I believe in my previous post, I referred to these as mashed potatoes. Its a slight difference to me but technically, the recipe is titled Smashed Potatoes.
From Cook’s Illustrated Magazine Issue no. 71, December 2004:
Garlic-Rosemary Smashed Potatoes
2 pounds Red Bliss, unpeeled and scrubbed
1 bay leaf
3 medium garlic cloves, 1 minced, 2 whole
1/2 teaspoon chopped fresh rosemary
4 tablespoons butter
1/2 cup cream cheese (4 oz) at room temperature
salt and pepper
- In large saucepan, cover potatoes with 1 inch cold water. Add 1 teaspoon salt, 2 whole garlic cloves and bay leaf. Bring to a boil then reduce to medium-low and simmer gently about 35-45 minutes. They are ready when you can slip a knife tip all the way in with no resistance.
- Melt 4 tablespoons butter in a small skillet. Add rosemary and 1 minced garlic clove. Cook about 30 seconds, just until fragrant then set aside.
- Reserve 1/2 cup cooking water and garlic cloves then drain potatoes. Discard bay leaf. Return potatoes to pot and allow to dry, about 5 minutes.
- Whisk butter/garlic mixture, whole garlic cloves and soft cream cheese in a medium bowl until fully incorporated. Add 1/4 cup of reserved cooking water, 1/2 teaspoon pepper and 1/2 teaspoon salt.
- With a spatula or wooden spoon, smash potatoes just enough to break up skins.
- Fold in butter/cream cheese until most of liquid has been absorbed and chunks of potatoes remain.
- Add more cooking water 1 tablespoon at a time until potatoes are slightly looser than desired.
Potatoes will thicken slightly as they stand. Serve immediately.
Serves 4-6, doubles easily. When doubling recipes, only multiply salt by 1.5. You can always add more at the table. More potatoes will require more cooking time, 4 pounds will probably take 45-50 minutes.
Try to get potatoes of all the same size, around 2 inches in diameter. Bigger potatoes take longer to cook.
You can use white-skinned potatoes but they won’t be as pretty. I’d avoid russets as they have a distinctly different texture and don’t hold up the same under smashing conditions.
These potatoes were meant to hold their own when gravy wasn’t available. We will have gravy on Thanksgiving but that just makes them even better.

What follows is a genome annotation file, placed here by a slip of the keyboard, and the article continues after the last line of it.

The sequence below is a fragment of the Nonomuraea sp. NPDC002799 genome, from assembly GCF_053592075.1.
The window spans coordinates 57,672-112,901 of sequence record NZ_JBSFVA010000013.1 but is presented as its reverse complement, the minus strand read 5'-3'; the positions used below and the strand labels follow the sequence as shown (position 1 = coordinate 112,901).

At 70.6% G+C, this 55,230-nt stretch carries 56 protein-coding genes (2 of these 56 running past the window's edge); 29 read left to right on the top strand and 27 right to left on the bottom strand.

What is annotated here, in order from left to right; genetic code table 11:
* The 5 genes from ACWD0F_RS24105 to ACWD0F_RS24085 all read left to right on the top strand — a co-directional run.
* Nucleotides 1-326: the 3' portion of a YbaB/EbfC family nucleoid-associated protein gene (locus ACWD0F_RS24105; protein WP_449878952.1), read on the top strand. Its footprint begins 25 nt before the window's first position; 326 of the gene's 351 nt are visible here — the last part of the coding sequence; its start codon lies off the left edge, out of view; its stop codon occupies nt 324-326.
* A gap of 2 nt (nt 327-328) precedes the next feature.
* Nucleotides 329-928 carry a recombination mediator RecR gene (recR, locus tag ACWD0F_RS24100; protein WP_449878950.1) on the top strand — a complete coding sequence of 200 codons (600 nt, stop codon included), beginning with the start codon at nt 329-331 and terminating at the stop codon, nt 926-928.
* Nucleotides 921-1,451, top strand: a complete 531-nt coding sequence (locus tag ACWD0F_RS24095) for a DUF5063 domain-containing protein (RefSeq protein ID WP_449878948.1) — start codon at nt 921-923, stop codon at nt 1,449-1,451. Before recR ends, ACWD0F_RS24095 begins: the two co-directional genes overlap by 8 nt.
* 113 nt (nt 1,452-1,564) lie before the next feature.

FYI, Cook’s Illustrated has a very nice site, but its not free.
After harvesting a few of our cherry tomatoes, I decided to incorporate them in to tonight’s dinner.
Yesterday, on our way back from a weekend camping trip, we stopped in Grand Rapids to visit The Fresh Market. This place has a really great meat market and a nice selection of organic produce along with a good size wine area, a bakery and a deli stocked with ready-to-eat items. Besides picking up some Paninis for lunch, we stocked up on meat and fish for this week. Since fish doesn’t last long, I knew I’d be making the Parmesan-crusted Tilapia tonight. While waiting for our paninis to grill, I noticed a little bag of baby red skin potatoes all by itself at the back of a display. The bag was filled with organic reds, most not much bigger than a golf ball. I knew I had to have this bag and I knocked over a bunch of Yukons in the process of reaching it but soon it was tucked safely in my cart.
While thinking about dinner this afternoon, I had a thought that I’d use the potates as a side dish- maybe just boil them and top them with a nice mustard sauce. I was planning to use some green beans too and they could share the sauce. Unfortunately, the green beans were looking a little peaked when I pulled them from the crisper so that idea was tossed. Then my eyes wandered to the balcony and our pot full of little red drops. And this is what I came up with.
For the fish, I followed the directions- saute 3 minutes per side then finish in a 375 degree oven for 10 minutes.
Cherry Tomatoes; about a dozen, cut three-fourths in half and separate from the whole ones.
Baby red skin potatoes; 3-5 per person depending on size
1 clove garlic, mashed to a paste
3-4 sprigs Rosemary, stripped from stems and roughly chopped
1/2 onion, sliced
Chicken or vegetable stock
salt and pepper
Boil the potatoes in salted water for about 10 minutes. Drain and let cool (so you can touch them). Heat 1 tablespoon butter and 1 tablespoon olive oil in a skillet over medium to medium-high heat. Add garlic and 1/2 the rosemary, saute 30 seconds until fragrant then add sliced onion.
While onion is cooking, slice the potatoes in to 1/4 inch rounds and sprinkle with salt. When the onions are quite soft but not browned, add the potatoes and halved cherry tomatoes. Continue to cook until the tomatoes are softened and the potatoes begin to turn golden on the edges. Push contents of the pan to the side and add just enough stock (about 1/8 cup for me) to deglaze the pan and mix it all together. Garnish with whole tomatoes and additional rosemary plus fresh ground pepper.
The picture isn’t as pretty as it could be since I’d already started eating it. I recall that someone was asking for photos….